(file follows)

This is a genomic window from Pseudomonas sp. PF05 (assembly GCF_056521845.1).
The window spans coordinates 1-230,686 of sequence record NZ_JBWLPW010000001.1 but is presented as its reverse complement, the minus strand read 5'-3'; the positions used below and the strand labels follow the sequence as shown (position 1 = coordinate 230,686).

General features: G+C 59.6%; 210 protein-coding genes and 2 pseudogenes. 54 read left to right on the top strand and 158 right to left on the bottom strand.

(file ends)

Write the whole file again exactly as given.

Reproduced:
This is a genomic window from Pseudomonas sp. PF05 (assembly GCF_056521845.1).
The window spans coordinates 1-230,686 of sequence record NZ_JBWLPW010000001.1 but is presented as its reverse complement, the minus strand read 5'-3'; the positions used below and the strand labels follow the sequence as shown (position 1 = coordinate 230,686).

General features: G+C 59.6%; 210 protein-coding genes and 2 pseudogenes. 54 read left to right on the top strand and 158 right to left on the bottom strand.